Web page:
Our biggest concern (and this is the bad part) is whether or not the use of higher value “whole trees” will be sustainable. Duke Energy thinks so (at least from an economic sustainability level). The company reported that it includes harvest level and existing use constraints in its fuel forecasts. For the unnamed plant it is considering repowering to biomass, Duke claims that its forecast shows adequate supplies “while maintaining 2008 harvest levels and without impacting the economic viability of any existing user of forest resources …”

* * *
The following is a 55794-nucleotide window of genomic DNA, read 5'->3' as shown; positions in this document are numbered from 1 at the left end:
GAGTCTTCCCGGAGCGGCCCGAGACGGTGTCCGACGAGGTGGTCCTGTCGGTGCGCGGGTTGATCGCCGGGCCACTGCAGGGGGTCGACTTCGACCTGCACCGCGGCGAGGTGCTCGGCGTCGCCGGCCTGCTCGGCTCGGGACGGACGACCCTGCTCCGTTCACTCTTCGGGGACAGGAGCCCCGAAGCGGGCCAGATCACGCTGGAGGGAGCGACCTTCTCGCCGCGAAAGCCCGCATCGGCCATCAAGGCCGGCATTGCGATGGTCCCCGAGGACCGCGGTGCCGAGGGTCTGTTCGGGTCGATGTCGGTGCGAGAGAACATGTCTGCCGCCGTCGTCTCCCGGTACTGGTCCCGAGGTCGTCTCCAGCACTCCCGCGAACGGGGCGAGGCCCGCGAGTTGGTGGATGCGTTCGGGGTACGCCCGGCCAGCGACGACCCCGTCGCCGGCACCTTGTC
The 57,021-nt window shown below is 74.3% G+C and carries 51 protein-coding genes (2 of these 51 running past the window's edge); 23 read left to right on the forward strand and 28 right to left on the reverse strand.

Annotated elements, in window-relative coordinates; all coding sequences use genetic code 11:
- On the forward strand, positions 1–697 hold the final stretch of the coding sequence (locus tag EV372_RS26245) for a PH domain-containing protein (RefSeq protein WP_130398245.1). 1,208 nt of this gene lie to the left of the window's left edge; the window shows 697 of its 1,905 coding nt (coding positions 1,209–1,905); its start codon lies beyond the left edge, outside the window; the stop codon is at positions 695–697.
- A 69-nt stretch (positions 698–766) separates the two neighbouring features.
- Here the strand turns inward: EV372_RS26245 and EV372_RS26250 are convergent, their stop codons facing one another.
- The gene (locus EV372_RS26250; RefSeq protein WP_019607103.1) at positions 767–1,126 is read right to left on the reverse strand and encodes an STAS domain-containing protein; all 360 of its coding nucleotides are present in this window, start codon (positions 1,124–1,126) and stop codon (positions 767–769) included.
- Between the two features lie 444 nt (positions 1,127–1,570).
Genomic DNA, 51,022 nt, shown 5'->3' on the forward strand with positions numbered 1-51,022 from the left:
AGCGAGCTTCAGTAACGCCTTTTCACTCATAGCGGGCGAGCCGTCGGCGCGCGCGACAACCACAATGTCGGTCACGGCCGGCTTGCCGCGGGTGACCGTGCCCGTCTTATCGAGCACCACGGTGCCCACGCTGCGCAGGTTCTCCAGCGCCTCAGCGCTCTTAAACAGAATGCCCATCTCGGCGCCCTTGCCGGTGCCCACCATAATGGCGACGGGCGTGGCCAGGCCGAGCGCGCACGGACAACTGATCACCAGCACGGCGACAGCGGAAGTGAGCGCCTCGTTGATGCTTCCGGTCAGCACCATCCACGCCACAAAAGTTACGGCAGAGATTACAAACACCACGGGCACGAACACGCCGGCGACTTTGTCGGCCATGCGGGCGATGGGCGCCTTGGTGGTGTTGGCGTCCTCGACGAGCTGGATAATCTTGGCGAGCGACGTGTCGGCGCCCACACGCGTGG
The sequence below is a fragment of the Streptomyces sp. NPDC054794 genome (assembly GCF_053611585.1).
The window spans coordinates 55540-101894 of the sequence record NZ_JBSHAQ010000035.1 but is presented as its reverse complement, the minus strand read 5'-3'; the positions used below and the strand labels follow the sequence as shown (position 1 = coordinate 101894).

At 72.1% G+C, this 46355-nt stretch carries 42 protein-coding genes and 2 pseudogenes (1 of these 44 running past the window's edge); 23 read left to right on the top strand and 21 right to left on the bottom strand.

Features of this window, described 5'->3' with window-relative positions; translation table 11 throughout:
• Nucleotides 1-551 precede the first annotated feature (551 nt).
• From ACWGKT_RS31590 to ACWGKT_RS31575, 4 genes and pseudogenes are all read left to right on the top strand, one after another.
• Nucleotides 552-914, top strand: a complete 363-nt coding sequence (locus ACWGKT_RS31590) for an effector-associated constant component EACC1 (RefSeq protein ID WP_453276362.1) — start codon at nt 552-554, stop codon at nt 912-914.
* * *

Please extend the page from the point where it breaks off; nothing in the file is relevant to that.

While this forecast sounds rosy for Duke, SACE is very concerned that the ruling places no actual restrictions on environmental impacts or sustainability provisions for biomass procurement. Duke Energy or any future applicant can rely on this ruling to plan for the use of woody biomass from land-clearing as well as higher value large-diameter trees. This broad reach of resources is bad news because the research science on the use of large diameter roundwood for energy (the “whole tree” issue) is not conclusive about what will be sustainable to realize carbon neutrality and maintain healthy forests, biodiversity and water quality. The studies we’ve seen (Manomet and Abt & Galik, for example) are either incomplete, not regionally relevant, or too broad to indicate the climate benefit of any particular North Carolina biopower proposal. Whole trees used for energy can provide some carbon reduction as compared to coal, but depending on the source of the trees and management of the land, this reduction might not outweigh the life-cycle emissions.